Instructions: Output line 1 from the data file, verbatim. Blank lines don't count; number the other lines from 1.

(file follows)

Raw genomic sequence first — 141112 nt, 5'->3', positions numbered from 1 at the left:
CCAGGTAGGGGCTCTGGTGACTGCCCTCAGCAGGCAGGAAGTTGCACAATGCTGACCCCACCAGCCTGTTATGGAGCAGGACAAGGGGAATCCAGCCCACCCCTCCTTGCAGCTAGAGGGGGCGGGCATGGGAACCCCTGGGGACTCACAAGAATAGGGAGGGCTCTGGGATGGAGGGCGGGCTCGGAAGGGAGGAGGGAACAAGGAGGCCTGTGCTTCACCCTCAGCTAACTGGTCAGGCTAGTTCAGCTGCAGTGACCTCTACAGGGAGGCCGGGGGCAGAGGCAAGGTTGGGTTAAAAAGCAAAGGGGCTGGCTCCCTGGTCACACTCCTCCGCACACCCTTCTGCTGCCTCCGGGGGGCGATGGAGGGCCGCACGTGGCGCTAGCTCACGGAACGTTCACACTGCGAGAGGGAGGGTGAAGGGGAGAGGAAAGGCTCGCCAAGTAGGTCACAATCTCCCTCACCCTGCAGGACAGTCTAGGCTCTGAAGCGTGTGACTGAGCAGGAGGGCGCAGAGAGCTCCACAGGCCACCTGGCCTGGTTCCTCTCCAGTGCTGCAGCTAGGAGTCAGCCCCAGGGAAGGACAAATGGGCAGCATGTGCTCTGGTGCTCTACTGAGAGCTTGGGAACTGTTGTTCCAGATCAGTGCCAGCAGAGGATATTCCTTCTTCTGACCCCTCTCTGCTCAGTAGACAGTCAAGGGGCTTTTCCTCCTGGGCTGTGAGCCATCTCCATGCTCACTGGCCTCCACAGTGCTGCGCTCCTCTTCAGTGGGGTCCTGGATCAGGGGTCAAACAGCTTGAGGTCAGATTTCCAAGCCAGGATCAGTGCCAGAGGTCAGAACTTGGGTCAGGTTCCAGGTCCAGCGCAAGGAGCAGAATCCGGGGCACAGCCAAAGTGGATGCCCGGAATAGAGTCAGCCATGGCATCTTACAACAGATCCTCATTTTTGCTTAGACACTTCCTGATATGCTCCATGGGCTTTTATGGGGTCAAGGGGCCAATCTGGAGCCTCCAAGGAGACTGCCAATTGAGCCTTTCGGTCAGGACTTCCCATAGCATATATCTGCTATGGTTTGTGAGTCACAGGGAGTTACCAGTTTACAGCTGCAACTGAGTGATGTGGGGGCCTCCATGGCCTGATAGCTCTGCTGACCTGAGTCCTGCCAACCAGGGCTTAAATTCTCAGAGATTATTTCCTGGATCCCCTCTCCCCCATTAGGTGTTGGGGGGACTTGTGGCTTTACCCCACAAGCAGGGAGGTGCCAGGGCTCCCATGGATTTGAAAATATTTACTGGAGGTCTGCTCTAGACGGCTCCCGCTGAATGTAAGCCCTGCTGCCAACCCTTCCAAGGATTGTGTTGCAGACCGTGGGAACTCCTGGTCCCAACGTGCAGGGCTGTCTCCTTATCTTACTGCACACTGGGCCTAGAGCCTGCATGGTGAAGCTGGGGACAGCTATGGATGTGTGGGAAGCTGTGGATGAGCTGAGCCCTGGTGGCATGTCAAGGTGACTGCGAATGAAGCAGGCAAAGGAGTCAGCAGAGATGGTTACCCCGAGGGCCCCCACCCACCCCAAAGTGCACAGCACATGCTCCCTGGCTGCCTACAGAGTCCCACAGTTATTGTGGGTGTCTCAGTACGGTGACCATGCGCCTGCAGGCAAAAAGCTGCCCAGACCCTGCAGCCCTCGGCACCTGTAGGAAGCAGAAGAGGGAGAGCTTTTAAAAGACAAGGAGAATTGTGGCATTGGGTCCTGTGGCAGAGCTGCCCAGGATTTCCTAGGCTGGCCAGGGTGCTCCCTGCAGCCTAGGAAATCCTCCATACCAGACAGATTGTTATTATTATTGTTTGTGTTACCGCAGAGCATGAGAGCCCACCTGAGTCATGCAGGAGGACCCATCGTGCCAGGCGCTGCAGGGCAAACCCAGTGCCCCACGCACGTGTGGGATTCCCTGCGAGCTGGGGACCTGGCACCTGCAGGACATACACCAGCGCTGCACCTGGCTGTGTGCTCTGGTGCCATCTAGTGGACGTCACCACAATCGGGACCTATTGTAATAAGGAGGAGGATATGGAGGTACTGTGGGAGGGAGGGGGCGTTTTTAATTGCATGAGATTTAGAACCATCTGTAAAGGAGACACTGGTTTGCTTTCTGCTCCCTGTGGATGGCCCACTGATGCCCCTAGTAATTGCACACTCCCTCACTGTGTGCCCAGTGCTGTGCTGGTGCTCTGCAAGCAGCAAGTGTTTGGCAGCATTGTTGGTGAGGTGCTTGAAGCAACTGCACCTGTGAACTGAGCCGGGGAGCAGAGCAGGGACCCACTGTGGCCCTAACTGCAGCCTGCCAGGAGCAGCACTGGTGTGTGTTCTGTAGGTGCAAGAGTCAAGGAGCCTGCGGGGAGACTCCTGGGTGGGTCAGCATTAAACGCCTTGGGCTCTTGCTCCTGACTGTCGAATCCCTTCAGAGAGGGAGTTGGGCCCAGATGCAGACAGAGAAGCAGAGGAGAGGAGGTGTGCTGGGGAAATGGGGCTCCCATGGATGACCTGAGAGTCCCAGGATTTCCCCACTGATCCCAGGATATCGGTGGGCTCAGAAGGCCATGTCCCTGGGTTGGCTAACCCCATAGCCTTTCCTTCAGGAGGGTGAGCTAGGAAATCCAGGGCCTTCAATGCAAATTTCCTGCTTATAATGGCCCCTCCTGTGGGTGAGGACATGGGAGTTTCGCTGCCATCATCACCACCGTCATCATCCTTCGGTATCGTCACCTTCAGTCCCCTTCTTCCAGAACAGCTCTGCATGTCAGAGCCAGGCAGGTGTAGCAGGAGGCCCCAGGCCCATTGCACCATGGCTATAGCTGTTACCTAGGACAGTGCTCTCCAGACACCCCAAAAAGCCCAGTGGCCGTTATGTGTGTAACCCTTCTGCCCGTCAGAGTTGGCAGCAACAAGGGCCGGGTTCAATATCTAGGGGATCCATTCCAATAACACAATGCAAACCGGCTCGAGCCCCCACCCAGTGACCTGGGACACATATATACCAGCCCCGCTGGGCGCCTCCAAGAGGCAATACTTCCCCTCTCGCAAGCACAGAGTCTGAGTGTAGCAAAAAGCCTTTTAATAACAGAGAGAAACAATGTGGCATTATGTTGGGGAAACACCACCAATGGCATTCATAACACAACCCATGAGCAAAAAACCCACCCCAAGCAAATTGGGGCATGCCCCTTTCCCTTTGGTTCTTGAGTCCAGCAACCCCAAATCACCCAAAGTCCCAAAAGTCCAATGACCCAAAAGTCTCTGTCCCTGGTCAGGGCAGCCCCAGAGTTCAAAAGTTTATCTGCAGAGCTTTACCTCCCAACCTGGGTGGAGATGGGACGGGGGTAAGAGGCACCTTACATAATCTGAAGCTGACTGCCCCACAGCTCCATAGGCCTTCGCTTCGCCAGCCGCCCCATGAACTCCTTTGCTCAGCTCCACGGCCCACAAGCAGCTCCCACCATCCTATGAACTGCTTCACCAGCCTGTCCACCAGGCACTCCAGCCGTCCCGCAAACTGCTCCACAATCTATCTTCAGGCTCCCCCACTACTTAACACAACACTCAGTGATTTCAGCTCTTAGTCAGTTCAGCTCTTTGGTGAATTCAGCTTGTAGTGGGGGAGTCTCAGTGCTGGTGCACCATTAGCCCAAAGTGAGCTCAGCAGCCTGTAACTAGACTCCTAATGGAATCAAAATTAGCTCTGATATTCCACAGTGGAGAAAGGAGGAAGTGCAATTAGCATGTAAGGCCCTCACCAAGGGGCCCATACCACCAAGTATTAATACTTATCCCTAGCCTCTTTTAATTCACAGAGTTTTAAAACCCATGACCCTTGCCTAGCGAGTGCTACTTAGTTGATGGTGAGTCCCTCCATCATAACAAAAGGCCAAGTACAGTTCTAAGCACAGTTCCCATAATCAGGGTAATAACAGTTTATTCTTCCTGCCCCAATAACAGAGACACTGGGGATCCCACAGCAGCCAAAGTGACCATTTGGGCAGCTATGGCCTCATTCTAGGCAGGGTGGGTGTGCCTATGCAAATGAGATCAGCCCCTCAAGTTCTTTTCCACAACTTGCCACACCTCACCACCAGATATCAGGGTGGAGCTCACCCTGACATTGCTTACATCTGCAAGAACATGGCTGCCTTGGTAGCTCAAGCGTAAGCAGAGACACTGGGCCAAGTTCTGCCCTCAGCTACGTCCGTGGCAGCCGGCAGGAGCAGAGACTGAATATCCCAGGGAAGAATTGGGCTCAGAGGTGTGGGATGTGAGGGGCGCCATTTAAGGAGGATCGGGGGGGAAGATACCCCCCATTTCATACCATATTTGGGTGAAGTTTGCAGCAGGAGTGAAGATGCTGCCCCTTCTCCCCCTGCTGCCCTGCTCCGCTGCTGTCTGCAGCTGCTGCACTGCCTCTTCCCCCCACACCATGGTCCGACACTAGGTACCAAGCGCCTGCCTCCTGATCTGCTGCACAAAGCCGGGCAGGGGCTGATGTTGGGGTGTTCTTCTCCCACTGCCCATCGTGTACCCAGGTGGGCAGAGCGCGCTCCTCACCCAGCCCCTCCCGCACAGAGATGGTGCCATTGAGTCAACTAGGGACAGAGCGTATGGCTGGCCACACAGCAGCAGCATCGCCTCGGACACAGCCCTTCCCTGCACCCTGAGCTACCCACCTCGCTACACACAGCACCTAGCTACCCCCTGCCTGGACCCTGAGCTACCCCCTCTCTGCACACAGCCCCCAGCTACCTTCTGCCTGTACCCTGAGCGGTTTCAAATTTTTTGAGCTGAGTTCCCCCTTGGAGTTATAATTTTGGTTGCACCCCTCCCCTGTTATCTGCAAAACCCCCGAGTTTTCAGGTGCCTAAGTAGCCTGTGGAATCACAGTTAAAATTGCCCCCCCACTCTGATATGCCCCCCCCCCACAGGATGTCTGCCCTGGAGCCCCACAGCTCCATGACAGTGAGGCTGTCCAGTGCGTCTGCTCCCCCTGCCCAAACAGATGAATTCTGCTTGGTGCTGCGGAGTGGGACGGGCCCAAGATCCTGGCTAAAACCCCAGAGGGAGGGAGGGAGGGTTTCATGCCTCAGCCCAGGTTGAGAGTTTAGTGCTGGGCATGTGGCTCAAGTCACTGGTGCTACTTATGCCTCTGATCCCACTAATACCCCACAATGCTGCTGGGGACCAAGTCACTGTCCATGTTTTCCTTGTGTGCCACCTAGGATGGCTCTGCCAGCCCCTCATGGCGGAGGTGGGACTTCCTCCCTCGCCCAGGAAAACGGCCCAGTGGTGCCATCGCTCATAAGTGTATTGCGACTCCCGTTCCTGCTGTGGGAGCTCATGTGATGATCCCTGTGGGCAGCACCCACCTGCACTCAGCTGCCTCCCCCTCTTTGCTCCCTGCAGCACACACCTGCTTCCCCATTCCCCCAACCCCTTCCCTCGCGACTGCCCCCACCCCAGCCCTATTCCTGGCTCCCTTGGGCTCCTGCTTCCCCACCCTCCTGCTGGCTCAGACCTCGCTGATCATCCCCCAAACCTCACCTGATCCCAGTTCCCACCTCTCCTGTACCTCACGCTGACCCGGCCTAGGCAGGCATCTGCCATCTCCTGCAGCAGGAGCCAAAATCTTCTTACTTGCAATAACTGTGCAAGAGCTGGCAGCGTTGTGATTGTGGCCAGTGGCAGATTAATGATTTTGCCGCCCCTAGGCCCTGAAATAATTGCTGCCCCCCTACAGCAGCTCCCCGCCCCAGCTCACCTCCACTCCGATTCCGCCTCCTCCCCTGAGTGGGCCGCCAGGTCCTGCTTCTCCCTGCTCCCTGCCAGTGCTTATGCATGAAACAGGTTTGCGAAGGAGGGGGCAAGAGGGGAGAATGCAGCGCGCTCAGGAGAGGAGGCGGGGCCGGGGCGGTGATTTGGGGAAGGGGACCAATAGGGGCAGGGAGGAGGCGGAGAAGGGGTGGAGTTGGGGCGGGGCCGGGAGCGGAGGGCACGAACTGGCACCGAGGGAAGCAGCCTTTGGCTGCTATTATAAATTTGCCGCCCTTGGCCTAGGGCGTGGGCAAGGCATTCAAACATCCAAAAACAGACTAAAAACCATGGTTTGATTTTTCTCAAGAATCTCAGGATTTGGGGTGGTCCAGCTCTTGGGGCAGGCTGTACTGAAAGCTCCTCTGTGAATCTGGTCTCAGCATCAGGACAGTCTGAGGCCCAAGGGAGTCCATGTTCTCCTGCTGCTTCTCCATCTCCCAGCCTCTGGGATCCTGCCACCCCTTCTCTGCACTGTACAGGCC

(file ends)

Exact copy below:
Raw genomic sequence first — 141112 nt, 5'->3', positions numbered from 1 at the left: